Quest Rare Minerals (QRM)

Quest is a personal holding of ours, in fact it was our first rare earth purchase. One has to scratch one's head at the current stock price and wonder what is wrong with the market. By our estimation, and many others' who follow the industry even closer, QRM has a great property in Quebec - one that carries less risk than Avalon's. On top of the risk factor, Quest continues to expand the deposit and should shortly release the pre-feasibility study. On January 12, 2012 the company released drill results which reaffirmed the previous drill results (note: this was infill drilling to help substantiate the resource base) and will help the company de-risk the overall project.

Since it began trading in the United States, Quest has lagged behind Avalon. What is ironic is that Avalon has performed share offerings and diluted current holders while Quest has increased the size of its deposit, continued to increase their knowledge on the metallurgy and protected their cash hoard. It is something we believe the market will eventually figure out, but until then it is quite frustrating waiting for this discovery. As one of the top undeveloped HREE projects, Quest should get plenty of attention at the conference among the presenters and the various panels lined up. As the presentations begin to pop up on YouTube, QRM could be one of the stocks that heat up.

Avalon Rare Metals (AVL)

Avalon's project is similar in size to Quest's. At this point it is actually a bit larger, but this is simply due to its resource calculation being newer. Avalon's HREE project will be similar to Cameco's uranium mines in that it will be underground and face water issues. Avalon has been developing this project for some time, and is actually one of the first companies we can remember that was on the REEs bandwagon. The company has excellent relations with the First Nations, and has included them in the entire process of bringing this project forward, thus minimizing any issues down the road.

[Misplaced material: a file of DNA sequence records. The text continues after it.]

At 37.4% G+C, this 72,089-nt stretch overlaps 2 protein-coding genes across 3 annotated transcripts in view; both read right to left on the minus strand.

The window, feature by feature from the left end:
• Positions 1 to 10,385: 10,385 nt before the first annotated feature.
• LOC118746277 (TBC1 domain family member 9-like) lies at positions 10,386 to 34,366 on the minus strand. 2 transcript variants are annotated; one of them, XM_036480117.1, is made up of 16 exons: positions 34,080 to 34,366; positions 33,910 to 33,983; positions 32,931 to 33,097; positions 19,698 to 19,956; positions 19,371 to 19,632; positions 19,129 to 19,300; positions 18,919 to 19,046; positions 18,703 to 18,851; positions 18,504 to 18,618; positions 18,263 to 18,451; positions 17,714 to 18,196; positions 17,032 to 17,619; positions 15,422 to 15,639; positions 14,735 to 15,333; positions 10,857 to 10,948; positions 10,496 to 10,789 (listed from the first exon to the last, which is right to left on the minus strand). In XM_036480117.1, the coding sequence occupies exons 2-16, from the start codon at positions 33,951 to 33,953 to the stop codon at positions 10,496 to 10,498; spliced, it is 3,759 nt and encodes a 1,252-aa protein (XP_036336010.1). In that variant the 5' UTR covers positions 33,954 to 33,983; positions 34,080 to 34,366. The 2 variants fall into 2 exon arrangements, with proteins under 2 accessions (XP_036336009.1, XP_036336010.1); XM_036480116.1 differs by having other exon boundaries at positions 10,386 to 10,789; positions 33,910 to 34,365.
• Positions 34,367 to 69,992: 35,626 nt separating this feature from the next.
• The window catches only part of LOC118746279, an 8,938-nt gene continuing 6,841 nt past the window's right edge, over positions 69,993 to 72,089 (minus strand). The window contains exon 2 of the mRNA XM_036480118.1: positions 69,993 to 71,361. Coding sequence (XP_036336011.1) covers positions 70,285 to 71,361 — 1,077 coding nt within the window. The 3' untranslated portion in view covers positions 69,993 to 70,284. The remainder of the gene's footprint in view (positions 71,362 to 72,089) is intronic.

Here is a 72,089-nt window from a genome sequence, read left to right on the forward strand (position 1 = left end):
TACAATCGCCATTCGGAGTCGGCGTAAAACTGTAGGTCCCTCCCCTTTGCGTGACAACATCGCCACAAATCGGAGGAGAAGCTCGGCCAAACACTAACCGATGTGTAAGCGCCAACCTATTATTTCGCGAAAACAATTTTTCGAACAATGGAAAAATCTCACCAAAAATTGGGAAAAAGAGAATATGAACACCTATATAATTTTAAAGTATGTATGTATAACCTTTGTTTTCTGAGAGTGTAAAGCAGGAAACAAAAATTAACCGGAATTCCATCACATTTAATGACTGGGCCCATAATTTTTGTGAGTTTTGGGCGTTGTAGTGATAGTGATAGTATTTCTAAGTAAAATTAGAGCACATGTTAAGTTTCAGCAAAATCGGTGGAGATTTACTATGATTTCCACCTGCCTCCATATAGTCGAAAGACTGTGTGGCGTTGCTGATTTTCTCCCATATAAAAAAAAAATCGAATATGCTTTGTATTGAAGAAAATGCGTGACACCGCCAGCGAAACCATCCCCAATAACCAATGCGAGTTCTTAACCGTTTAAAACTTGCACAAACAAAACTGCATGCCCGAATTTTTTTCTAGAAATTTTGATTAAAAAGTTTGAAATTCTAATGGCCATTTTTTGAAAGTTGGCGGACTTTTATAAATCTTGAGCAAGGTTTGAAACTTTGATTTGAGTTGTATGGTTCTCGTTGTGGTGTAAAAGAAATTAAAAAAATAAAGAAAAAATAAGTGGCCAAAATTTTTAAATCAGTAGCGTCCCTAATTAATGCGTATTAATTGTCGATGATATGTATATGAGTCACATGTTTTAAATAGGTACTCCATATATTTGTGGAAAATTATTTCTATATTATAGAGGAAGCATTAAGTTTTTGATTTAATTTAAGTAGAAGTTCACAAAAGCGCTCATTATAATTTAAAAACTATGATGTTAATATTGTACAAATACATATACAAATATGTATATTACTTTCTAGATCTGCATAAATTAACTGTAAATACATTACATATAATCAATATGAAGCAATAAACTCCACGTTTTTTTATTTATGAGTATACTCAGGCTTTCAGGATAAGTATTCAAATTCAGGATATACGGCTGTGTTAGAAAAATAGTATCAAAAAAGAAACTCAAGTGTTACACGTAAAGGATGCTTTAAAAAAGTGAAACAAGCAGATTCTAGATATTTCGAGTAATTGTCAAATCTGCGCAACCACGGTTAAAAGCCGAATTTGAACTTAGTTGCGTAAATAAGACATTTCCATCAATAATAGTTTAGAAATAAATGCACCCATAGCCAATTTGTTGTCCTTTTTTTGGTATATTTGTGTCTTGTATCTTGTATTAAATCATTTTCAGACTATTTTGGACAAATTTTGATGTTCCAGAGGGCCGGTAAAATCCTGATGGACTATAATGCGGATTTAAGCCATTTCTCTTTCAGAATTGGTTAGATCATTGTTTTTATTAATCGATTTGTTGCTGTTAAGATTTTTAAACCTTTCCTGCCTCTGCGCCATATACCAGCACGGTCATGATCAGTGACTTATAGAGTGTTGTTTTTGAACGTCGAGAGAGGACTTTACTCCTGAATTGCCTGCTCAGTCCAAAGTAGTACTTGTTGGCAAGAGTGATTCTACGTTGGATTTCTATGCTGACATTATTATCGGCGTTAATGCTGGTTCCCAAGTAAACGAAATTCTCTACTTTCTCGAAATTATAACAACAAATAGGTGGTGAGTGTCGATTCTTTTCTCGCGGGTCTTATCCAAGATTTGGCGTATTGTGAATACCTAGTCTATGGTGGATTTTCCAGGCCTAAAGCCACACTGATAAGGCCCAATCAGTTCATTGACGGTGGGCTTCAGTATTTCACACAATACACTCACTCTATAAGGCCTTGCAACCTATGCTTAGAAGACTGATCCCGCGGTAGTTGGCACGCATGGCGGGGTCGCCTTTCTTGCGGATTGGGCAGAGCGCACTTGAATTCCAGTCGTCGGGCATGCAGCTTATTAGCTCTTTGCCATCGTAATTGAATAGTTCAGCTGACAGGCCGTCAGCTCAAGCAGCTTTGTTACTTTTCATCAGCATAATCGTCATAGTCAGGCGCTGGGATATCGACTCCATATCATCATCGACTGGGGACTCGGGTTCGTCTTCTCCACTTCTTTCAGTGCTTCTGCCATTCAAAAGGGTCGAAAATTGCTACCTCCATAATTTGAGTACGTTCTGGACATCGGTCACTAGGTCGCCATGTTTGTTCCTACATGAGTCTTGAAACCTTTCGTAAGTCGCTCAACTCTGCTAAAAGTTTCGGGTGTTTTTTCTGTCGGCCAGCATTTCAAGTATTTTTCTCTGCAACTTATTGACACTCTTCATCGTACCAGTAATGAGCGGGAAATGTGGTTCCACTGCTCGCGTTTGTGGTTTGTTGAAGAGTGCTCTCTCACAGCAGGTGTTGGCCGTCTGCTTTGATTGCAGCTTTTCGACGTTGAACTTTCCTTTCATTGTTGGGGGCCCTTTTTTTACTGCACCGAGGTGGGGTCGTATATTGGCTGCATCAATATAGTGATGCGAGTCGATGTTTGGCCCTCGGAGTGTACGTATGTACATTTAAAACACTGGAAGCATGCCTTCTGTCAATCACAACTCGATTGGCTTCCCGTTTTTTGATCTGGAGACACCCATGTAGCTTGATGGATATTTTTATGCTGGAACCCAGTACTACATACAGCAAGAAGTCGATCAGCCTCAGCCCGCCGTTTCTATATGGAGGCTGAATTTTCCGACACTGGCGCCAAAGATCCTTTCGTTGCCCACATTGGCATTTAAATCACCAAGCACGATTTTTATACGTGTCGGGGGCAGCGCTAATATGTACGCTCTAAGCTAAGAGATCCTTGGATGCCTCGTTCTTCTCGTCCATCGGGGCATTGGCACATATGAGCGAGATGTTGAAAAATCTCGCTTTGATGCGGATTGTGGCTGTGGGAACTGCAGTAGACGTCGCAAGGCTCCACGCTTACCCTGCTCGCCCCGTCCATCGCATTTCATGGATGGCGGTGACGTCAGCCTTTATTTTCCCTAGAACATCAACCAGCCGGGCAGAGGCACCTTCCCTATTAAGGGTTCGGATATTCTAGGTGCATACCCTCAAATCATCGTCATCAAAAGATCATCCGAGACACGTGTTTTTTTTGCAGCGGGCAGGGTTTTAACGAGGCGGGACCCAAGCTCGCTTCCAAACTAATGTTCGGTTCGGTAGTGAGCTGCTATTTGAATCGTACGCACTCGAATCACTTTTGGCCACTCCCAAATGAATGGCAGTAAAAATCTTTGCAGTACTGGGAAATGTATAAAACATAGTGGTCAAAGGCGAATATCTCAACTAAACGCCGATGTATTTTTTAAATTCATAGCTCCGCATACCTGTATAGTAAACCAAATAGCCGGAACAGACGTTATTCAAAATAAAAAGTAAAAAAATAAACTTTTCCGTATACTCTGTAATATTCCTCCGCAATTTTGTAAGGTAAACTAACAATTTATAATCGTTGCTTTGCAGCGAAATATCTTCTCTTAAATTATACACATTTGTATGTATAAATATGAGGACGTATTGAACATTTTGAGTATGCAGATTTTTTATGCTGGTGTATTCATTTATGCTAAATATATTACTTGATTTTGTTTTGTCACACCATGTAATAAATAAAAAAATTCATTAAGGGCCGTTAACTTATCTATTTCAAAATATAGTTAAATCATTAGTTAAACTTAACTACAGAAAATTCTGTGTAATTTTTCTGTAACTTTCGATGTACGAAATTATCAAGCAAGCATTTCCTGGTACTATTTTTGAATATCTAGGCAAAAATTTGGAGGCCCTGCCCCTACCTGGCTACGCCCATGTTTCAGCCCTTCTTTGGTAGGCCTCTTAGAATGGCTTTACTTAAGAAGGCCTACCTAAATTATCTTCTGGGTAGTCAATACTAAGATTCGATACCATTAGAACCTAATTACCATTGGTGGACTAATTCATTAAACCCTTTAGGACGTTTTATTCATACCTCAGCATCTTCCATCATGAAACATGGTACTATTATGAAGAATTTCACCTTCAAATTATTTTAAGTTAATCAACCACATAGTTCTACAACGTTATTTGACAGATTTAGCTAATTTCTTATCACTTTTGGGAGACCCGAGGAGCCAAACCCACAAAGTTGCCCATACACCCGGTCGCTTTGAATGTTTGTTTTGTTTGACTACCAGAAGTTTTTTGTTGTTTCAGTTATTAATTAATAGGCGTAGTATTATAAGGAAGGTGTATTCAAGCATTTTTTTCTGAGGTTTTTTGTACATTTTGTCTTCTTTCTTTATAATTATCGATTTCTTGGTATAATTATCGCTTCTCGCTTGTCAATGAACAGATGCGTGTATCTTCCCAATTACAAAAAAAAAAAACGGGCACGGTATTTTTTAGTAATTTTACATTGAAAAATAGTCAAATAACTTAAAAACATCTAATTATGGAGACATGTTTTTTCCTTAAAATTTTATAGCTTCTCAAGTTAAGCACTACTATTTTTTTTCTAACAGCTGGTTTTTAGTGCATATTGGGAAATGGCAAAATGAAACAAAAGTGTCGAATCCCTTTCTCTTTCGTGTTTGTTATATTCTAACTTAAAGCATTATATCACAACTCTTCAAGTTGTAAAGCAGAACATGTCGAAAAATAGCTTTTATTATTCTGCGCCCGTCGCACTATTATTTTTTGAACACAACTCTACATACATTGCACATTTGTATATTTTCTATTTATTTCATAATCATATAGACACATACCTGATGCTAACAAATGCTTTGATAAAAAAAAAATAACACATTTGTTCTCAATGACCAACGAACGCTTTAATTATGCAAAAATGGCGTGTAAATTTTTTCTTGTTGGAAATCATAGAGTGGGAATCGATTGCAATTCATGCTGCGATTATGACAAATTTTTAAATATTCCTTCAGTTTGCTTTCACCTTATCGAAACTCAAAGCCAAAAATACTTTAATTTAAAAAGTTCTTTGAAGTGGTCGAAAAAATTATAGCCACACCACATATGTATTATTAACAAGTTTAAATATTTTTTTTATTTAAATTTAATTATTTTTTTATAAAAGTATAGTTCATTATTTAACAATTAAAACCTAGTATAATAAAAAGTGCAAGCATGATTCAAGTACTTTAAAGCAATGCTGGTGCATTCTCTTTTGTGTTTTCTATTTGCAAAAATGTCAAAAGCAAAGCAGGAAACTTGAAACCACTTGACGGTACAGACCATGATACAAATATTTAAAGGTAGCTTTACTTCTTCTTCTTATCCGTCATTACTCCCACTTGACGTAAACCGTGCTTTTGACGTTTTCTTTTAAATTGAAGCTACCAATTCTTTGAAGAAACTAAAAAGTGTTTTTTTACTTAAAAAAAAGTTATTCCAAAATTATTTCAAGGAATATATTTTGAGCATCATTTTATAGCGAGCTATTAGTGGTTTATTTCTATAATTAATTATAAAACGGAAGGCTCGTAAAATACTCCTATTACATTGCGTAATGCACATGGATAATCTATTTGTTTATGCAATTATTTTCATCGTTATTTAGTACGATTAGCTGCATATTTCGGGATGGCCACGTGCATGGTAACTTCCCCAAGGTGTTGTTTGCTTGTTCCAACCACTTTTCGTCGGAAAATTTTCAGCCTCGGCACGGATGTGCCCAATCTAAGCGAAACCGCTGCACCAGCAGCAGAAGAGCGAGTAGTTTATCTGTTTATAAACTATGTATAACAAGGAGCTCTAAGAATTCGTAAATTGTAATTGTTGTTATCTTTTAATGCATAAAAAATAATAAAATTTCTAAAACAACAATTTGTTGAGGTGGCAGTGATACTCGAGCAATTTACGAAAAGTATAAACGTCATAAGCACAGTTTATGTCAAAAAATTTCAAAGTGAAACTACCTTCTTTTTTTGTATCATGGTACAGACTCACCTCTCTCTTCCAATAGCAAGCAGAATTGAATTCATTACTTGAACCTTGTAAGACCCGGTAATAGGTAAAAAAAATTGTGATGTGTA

The project is remote, but to save on costs, there has been some talk within the industry that AVL could partner with someone like QRM to process their REEs at the same facility. Avalon is highly respected on both Wall Street and Bay Street and they should have a good showing at the conference. The more the speakers talk about HREEs and CREEs (Critical Rare Earth Elements) the more traders will gravitate towards this name.

Tasman Metals (TAS)

Tasman is one of our favorite juniors, and the only rare earth play with exposure to continental Europe. The company is run by Mark Saxon, an excellent geologist by any measurement, who has been behind many successful ventures (including most recently Mawson Resources). The company's flagship property is the Norra Karr HREE project. To date the drilling results have been spectacular, and many in the industry are watching a handful of the eudialyte projects (Norra Karr is one) to see how the metallurgy is progressing. This topic should be broached at the summit and has the potential to move the smaller players in the industry.

With central bankers once again pushing easy money into the system, investors seeking out risk and Europe appearing to be under control, we think now is the time for rare earth stocks. The prices are higher than when we pointed out the opportunity available at the end of last year, but with the current summit in Canada there might not be a better time to get exposure to these plays as news and interest are at monthly highs. For those investors unable to attend and wanting to follow the conference, check in via YouTube where videos will be uploaded.

Source: Playing The Rare Earths Summit